The Australian series has traditionally held a 500-kilometre, two-driver endurance race in the lead-up to its centrepiece event, the Bathurst 1000.
Recently the 500-kay event has been combined with Bathurst 1000 and the Gold Coast 600 to create a series-within-a-series referred to as the Enduro Cup.
Sandown sometimes appears because the traditional home of the 500, though it in addition has been held at circuits such as for example Queensland Raceway and Phillip Island.
It had been also set to go to The Bend in 2020 prior to the calendar was rocked by the global health crisis.
Because the pandemic Supercars has scaled its endurance season back again to only a single race, the Bathurst 1000.
While there’s been talk of more endurance events, its thought teams have already been unwilling to re-expand because of costs.
There’s been speculation the Sandown 500 will return at least one time prior to the circuit is redeveloped, although exactly if they will undoubtedly be is unclear.
In accordance with several key drivers it must be as quickly as possible.
The demands the return of the Sandown 500 were particularly loud through the Sandown SuperSprint on the weekend, where in fact the most co-drivers were on the floor anyway for a separate practice session.
“I believe we need another enduro, that’s just absolute tradition,” said Will Davison.
“It appears just crazy. I am aware through COVID what we did to obtain through, but I believe the time is currently to obtain that 500 back.
“And when there’s uncertainty on the future of the circuit, we ought to send Sandown out with a large bang in the event that’s just how it’s going.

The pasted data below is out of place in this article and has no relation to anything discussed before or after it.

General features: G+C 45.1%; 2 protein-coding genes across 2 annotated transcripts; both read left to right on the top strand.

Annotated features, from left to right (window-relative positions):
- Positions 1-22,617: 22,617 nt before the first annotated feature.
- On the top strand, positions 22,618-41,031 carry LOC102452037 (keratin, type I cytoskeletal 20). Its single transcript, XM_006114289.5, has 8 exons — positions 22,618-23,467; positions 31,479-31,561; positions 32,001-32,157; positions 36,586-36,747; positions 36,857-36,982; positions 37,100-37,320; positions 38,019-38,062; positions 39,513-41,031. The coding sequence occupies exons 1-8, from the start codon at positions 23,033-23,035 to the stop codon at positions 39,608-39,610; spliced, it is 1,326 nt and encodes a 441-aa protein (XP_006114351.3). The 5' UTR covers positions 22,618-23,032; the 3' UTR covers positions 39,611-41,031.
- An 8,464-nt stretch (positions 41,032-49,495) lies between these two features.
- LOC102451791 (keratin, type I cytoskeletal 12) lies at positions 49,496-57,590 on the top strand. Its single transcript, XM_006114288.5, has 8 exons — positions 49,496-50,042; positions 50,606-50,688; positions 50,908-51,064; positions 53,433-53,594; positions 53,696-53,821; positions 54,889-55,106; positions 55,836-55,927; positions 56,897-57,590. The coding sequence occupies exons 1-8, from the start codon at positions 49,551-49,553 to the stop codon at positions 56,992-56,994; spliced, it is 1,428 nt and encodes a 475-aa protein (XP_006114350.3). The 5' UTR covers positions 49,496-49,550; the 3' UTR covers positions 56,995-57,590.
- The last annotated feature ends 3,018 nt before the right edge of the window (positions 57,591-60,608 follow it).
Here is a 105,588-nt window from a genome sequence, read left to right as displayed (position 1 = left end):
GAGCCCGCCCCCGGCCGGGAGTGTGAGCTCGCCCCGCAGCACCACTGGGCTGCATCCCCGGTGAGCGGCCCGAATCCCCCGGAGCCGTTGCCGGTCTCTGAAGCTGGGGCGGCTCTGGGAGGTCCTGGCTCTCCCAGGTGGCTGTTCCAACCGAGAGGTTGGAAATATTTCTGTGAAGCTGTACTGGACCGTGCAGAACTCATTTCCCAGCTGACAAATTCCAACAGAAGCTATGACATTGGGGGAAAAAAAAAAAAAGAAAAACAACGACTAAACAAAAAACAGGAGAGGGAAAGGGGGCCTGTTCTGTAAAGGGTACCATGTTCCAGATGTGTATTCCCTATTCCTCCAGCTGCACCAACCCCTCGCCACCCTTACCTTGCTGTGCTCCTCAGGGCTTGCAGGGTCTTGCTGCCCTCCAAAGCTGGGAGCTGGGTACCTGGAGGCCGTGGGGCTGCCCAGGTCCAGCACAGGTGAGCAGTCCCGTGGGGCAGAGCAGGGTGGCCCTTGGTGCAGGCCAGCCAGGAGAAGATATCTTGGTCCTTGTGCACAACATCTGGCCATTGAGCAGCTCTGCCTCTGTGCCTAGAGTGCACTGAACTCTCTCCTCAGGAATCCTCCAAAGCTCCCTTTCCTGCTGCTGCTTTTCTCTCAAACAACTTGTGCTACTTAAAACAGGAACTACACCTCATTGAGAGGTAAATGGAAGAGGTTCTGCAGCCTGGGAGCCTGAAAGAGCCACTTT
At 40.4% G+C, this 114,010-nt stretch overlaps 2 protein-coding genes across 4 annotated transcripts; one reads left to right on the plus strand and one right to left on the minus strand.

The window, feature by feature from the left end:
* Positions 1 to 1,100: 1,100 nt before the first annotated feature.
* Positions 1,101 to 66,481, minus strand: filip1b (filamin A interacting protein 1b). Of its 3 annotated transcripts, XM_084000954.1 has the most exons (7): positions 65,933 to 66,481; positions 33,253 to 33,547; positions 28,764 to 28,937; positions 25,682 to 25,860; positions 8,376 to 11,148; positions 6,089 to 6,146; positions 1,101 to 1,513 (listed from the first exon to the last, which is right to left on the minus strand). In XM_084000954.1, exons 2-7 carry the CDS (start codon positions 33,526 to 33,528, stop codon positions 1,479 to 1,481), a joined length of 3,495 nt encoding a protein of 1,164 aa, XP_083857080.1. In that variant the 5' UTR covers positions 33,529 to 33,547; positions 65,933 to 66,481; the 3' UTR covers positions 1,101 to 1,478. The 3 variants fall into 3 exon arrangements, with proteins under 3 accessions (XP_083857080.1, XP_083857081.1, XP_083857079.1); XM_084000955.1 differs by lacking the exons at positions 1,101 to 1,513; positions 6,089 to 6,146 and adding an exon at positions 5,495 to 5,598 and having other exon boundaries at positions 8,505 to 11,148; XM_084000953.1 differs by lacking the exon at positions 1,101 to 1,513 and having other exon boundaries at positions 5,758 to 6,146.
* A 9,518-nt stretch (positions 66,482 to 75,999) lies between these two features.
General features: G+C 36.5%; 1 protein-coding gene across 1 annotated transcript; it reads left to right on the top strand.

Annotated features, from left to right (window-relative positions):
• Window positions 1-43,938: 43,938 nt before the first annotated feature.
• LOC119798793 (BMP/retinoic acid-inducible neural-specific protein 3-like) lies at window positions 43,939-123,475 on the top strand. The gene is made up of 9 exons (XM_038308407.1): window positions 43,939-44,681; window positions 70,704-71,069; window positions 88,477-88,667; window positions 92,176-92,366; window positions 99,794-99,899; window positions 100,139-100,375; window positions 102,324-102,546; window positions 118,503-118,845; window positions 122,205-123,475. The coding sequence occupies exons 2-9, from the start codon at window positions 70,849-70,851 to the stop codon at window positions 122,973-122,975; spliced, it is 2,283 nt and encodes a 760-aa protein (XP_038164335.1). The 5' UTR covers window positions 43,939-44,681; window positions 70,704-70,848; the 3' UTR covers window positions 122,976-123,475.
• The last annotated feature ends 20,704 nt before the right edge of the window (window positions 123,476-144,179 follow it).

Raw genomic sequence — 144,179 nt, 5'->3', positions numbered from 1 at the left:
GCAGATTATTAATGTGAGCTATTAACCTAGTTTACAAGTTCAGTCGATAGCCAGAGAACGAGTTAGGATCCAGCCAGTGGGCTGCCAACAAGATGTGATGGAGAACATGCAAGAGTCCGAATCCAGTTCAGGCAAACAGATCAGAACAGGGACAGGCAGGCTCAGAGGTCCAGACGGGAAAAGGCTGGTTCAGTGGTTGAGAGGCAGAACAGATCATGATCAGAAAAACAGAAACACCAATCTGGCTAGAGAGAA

“We are all here, we do 500-kilometre weekends anyway on the road events. I believe there’s definitely room for that 500 enduro in a single day, merely to add spice to.”
David Reynolds agreed: .”I don’t really realize why they did a co-driver session. After all it’s cool, but it’s additional cost for no reason.
“The 500 would make more sense. Everyone loved it, it had been among our favourite events. And the more enduro-style racing we do, the higher the category feels.”
Chaz Mostert went a step further, calling for the reinstatement of the three-event Enduro Cup.
“It’s similar to we’ve forgotten what sort of normal calendar would go,” he said.
“We used to really have the Enduro Cup also it was one more thing to play for, which we just don’t possess now. Once you arrived at enduro time you’re either in the championship or you’re from it, and when you’re from it you put all of this focus in being strong at these three big races by the end of the entire year.
“It’s quite rewarding should you choose bag one of these.”
Triple Eight’s racer-turned-boss Jamie Whincup said even from the team management perspective he’d support the return of the 500.
“We’d to wind back the category, we cut right out lots of street tracks as well as the three enduros back again to one, for the COVID period,” he said.
“But we’re appearing out of that period quite strong; Adelaide on the calendar, Gold Coast back, Newcastle next year… it’s exciting stuff. And when someone asked me the question, should we do the 500 here, I’d say absolutely.
Whincup said the incoming Gen3 cars, which are designed to be cheaper to perform, would help alleviate the price of more long-distance racing.
“The big cost for the teams, aside from travel and folks, is the deterioration on the cars,” he added.
“You do not desire to own one of these brilliant cars as a road car. You do 5000 kays and you also need to replace everything. They’re that expensive to perform.
“So an extended 500-kay race, yeah, there is a lot of exhausted, torn-up bits.
“But you want to go racing, we don’t care what it costs to race. Gen3 is really a massive part of that direction where we are able to tear panels off the automobile and run them hard for longer rather than be blowing the lender.”